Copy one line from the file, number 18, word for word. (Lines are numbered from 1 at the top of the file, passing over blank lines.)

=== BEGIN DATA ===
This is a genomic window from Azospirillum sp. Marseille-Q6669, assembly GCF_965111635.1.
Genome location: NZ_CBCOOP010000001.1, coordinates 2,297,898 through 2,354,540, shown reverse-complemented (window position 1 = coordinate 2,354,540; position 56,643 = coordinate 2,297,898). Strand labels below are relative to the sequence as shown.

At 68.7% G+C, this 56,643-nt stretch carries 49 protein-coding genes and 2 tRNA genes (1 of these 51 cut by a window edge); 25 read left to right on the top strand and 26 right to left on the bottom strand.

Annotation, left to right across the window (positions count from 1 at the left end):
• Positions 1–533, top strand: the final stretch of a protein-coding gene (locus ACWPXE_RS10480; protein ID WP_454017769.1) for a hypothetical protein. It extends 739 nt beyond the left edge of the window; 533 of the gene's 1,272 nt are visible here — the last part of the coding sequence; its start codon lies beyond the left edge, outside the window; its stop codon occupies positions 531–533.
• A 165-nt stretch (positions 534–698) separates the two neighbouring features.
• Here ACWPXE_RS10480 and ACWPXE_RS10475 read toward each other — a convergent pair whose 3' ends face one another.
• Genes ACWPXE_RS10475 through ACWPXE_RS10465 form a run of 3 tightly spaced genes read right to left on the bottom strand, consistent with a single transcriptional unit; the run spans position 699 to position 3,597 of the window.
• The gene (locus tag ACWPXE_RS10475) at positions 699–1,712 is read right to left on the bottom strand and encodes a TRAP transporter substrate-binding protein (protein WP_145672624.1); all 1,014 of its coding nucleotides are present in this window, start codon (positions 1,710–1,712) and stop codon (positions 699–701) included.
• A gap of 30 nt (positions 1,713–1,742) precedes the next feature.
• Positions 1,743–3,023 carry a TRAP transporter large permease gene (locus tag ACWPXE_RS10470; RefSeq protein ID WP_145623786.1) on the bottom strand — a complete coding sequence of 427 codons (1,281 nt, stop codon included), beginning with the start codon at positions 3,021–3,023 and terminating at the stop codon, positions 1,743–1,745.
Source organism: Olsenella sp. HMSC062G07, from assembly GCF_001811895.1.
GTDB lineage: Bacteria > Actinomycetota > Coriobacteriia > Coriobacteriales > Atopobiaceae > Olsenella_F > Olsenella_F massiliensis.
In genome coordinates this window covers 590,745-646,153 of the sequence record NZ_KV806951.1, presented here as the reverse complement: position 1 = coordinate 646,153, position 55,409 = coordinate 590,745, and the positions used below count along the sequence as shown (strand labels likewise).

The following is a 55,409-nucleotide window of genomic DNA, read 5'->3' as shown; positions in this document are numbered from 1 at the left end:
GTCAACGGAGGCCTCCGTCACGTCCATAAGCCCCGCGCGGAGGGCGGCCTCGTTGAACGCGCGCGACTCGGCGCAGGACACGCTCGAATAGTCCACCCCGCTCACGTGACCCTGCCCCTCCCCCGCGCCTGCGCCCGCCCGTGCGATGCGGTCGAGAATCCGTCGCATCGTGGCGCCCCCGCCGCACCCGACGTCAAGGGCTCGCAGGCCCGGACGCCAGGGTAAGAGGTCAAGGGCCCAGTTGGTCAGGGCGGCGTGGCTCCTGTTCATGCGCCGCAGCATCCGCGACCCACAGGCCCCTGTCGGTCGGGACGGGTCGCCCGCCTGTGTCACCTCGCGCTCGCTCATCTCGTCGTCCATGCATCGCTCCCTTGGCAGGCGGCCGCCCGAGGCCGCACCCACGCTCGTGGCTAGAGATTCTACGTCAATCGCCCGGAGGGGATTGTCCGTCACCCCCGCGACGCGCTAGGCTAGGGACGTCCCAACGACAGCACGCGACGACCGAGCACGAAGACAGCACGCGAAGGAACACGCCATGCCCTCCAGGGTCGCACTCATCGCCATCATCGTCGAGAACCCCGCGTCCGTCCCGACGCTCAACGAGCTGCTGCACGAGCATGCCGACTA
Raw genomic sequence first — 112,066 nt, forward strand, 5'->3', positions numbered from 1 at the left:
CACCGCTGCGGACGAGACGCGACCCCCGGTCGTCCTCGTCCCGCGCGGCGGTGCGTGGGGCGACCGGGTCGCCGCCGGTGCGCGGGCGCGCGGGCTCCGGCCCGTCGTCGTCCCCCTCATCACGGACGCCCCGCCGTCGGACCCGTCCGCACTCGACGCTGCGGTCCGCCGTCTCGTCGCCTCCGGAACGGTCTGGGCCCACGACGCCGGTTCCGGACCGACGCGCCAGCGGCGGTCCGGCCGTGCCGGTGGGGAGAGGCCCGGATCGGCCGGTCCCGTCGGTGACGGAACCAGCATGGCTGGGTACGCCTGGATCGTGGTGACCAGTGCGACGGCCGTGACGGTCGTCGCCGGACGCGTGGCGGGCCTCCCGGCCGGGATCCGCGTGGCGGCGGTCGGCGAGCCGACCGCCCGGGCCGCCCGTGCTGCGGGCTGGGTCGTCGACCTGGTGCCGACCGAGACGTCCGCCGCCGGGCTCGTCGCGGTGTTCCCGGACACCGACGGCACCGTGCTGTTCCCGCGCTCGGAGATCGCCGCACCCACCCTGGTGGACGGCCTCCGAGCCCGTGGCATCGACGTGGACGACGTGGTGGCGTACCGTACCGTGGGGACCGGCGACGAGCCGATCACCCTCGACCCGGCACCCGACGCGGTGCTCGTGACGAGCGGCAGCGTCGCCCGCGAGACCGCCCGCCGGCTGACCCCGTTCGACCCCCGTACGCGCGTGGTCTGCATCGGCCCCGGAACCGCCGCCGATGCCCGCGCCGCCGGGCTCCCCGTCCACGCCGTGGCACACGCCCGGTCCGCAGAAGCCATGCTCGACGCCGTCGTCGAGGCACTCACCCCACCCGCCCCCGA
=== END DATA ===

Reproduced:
CACCGCTGCGGACGAGACGCGACCCCCGGTCGTCCTCGTCCCGCGCGGCGGTGCGTGGGGCGACCGGGTCGCCGCCGGTGCGCGGGCGCGCGGGCTCCGGCCCGTCGTCGTCCCCCTCATCACGGACGCCCCGCCGTCGGACCCGTCCGCACTCGACGCTGCGGTCCGCCGTCTCGTCGCCTCCGGAACGGTCTGGGCCCACGACGCCGGTTCCGGACCGACGCGCCAGCGGCGGTCCGGCCGTGCCGGTGGGGAGAGGCCCGGATCGGCCGGTCCCGTCGGTGACGGAACCAGCATGGCTGGGTACGCCTGGATCGTGGTGACCAGTGCGACGGCCGTGACGGTCGTCGCCGGACGCGTGGCGGGCCTCCCGGCCGGGATCCGCGTGGCGGCGGTCGGCGAGCCGACCGCCCGGGCCGCCCGTGCTGCGGGCTGGGTCGTCGACCTGGTGCCGACCGAGACGTCCGCCGCCGGGCTCGTCGCGGTGTTCCCGGACACCGACGGCACCGTGCTGTTCCCGCGCTCGGAGATCGCCGCACCCACCCTGGTGGACGGCCTCCGAGCCCGTGGCATCGACGTGGACGACGTGGTGGCGTACCGTACCGTGGGGACCGGCGACGAGCCGATCACCCTCGACCCGGCACCCGACGCGGTGCTCGTGACGAGCGGCAGCGTCGCCCGCGAGACCGCCCGCCGGCTGACCCCGTTCGACCCCCGTACGCGCGTGGTCTGCATCGGCCCCGGAACCGCCGCCGATGCCCGCGCCGCCGGGCTCCCCGTCCACGCCGTGGCACACGCCCGGTCCGCAGAAGCCATGCTCGACGCCGTCGTCGAGGCACTCACCCCACCCGCCCCCGA